Urban Indian Organizations: Key Partners for COVID-19 Vaccination Equity

The COVID-19 pandemic has spread for about two years in the United States since the first case was detected, and it has seriously harmed those most vulnerable in our communities ever since. American Indian and Alaska Native (AI/AN) communities have borne an especially severe burden, with disproportionately high cases and deaths.  Thankfully though, these communities have been strong and resilient, enthusiastically seeking measures to protect their respected elders and communities.  Over the past year, vaccination against COVID-19 has has emerged as the best protection we have against severe disease and death, and AI/AN people have had the highest vaccination rate in the country by race according to the Center for Disease Control (CDC).  Many reasons contributed to this success, including the Indian Health Service distribution of vaccines to facilities, as well as an acute appreciation of the impact of the pandemic that some AI/AN communities have felt.  A year into the vaccination campaign, we see signs both of triumphs and opportunities.  Urban Indian Organizations (UIO) have been instrumental in the success of vaccinating AI/AN populations in 38 urban areas, and are key beacons for outreach, resources, and care to a growing urban population that is sometimes labelled “hard-to-reach”.

Nevertheless, there remain stark differences in vaccination coverage between cities. In Figure 1, the percent of the general population fully vaccinated against COVID-19 in each UIO service area is displayed, showing how these cities have evolved over the past year. By clicking on service areas in the legend, viewers can hide service areas for clearer reading. The figure also includes a tool tip, showing the date and vaccination coverage in each area at any time.

Thirty-two percentage points separate the UIO service area with the lowest COVID-19 vaccine coverage and the city with the highest vaccine coverage (Wichita at 48% of the population, compared to San Jose at 81% as of January 1st).  Around June 1st of 2021, vaccination coverage in many cities began to plateau – after which most UIO cities experienced much slower vaccination rate increases due to the fact that the most enthusiastic citizens were quickly vaccinated in March and April.

Figure 1: Percentage of the General Population Vaccinated Against COVID-19 in Different Urban Indian Organization Service Areas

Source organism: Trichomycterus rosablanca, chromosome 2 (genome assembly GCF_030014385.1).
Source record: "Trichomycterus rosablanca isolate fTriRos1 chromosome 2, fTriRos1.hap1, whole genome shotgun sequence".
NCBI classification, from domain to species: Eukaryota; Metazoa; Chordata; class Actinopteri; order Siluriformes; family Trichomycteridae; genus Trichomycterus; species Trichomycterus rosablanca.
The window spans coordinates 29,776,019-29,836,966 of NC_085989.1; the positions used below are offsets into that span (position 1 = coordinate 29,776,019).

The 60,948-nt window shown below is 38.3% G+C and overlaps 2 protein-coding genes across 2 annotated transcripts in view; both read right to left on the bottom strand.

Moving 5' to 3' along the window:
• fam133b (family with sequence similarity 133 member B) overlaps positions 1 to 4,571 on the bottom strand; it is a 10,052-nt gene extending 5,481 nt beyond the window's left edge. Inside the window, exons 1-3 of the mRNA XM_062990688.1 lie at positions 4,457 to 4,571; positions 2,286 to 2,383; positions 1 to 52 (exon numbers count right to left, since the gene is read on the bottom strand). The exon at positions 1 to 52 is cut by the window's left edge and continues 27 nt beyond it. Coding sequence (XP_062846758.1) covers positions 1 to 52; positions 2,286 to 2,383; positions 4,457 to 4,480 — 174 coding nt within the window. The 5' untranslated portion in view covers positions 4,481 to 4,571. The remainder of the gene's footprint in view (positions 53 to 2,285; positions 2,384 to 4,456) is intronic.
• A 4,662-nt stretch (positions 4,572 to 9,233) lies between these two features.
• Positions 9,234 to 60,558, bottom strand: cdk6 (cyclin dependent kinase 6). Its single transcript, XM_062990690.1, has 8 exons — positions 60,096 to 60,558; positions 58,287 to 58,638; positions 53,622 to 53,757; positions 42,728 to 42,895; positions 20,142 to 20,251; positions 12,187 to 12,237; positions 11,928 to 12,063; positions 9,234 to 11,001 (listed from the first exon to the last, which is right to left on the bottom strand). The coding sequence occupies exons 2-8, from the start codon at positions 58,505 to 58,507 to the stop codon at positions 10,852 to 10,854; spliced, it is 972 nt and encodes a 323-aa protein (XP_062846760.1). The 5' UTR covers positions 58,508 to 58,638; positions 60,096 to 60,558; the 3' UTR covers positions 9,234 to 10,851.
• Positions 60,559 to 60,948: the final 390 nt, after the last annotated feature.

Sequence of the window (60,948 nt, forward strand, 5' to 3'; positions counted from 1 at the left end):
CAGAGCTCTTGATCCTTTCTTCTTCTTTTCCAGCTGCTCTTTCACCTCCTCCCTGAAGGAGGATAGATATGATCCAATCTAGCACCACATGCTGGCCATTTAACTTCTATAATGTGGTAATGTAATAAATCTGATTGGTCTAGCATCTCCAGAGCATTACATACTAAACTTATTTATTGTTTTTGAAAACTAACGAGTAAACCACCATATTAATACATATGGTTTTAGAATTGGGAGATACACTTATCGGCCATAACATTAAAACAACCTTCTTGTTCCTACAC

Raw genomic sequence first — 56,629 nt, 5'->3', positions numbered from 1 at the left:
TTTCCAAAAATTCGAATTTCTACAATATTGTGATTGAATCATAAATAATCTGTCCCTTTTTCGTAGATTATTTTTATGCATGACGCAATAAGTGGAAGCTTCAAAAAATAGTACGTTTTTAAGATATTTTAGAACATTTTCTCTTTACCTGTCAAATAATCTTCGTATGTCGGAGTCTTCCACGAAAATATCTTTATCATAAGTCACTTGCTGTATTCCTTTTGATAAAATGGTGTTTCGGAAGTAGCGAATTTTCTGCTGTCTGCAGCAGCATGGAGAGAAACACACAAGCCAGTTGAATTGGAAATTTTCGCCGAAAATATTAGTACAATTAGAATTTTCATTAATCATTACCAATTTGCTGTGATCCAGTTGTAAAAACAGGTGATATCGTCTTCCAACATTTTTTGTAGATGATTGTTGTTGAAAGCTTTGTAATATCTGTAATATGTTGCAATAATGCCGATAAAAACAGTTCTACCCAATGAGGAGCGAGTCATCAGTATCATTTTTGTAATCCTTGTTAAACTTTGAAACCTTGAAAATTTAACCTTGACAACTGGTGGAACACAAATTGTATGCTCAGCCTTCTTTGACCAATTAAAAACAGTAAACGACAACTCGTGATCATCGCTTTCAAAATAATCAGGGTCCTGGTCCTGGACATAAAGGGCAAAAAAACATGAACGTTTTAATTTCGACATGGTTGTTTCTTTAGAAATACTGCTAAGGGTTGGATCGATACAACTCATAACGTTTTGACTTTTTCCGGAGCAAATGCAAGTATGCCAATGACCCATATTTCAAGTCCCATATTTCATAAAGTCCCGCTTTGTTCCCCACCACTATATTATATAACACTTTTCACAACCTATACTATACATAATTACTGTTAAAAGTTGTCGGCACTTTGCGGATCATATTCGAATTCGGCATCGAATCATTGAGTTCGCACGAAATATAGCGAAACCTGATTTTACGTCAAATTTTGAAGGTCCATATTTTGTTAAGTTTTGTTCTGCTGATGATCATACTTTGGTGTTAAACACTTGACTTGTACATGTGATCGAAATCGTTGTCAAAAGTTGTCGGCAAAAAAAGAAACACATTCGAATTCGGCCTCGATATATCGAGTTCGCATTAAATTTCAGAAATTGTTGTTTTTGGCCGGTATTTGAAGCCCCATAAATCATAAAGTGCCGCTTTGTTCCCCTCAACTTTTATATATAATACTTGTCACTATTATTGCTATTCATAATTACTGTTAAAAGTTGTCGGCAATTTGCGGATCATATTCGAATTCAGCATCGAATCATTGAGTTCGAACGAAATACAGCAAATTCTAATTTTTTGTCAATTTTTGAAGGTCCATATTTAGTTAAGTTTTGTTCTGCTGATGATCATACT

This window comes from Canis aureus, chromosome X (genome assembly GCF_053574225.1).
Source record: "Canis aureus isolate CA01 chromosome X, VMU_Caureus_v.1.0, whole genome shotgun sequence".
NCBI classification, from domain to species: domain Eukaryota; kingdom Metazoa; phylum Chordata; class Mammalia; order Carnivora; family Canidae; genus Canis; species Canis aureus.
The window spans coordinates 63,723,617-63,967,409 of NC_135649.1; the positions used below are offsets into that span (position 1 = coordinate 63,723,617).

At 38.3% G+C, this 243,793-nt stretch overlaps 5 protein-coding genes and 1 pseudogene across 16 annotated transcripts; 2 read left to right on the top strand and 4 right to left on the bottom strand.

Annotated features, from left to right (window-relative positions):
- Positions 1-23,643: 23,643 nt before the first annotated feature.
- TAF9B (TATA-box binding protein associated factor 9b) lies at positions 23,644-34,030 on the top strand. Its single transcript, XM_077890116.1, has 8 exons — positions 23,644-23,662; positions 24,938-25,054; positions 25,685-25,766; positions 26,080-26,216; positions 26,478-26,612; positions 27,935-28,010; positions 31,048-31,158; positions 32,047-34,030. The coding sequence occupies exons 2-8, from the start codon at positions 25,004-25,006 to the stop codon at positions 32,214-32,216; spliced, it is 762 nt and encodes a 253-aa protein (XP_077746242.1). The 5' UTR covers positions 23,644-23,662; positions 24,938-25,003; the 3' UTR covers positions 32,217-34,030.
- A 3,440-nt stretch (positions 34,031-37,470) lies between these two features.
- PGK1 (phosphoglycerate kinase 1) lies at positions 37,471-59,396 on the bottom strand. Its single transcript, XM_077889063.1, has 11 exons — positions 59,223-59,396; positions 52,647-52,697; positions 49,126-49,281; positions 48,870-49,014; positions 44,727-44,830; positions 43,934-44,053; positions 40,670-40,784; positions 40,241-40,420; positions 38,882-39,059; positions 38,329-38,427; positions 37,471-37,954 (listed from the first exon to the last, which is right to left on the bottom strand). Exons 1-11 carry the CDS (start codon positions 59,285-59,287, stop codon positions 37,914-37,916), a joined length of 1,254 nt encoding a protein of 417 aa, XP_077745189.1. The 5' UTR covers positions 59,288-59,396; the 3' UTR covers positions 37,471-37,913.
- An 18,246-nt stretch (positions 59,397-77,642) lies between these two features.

Some cities still have ground to cover reaching those who remain not fully vaccinated, and cities with a larger percentage of unvaccinated individuals still run the risk of outbreaks and mass hospitalizations which creates a heightened risk for all patients regardless of their vaccination status.  Two years into a global pandemic, we need to  remember the value of  “hyper-localized” strategies based on personal connections with trusted community leaders. UIOs are well-situated to be that source for urban AI/AN people that remain unvaccinated. As the COVID-19 pandemic continues to evolve, local investment remains as vital as ever to improve equitable distribution and administration of the vaccine and ultimately blunt the effect of this virus.

This post is part of an ongoing series of  COVID-19 Data Tools, so sign up for our newsletter and mailing list. Remember, you can always ask NCUIH for data analysis or technical assistance via our website.

By Alexander Zeymo and Andrew Kalweit, posted on Wednesday, January 26, 2022

This post is supported by the Centers for Disease Control and Prevention of the U.S. Department of Health and Human Services (HHS) as part of a financial assistance award (NOFO OT18-1802, titled Strengthen Public Health Systems and Services through National Partnerships to Improve and Protect the Nation’s Health) funded by CDC/HHS. The contents are those of the author(s) and do not necessarily represent the official views of, nor an endorsement, by CDC/HHS, or the U.S. Government.

Data Notes for Dallas and Denver

*Texas did not send vaccination information to the CDC by county until 10/22/2021. Dallas service area vaccination percentage does not start until 10/22/2021.

**Denver area progress was abnormally low for many months, being only 13% until 08/02/2021 where it increased by 45 percentage points in one day. Data prior to 08/02/2021 is suppressed.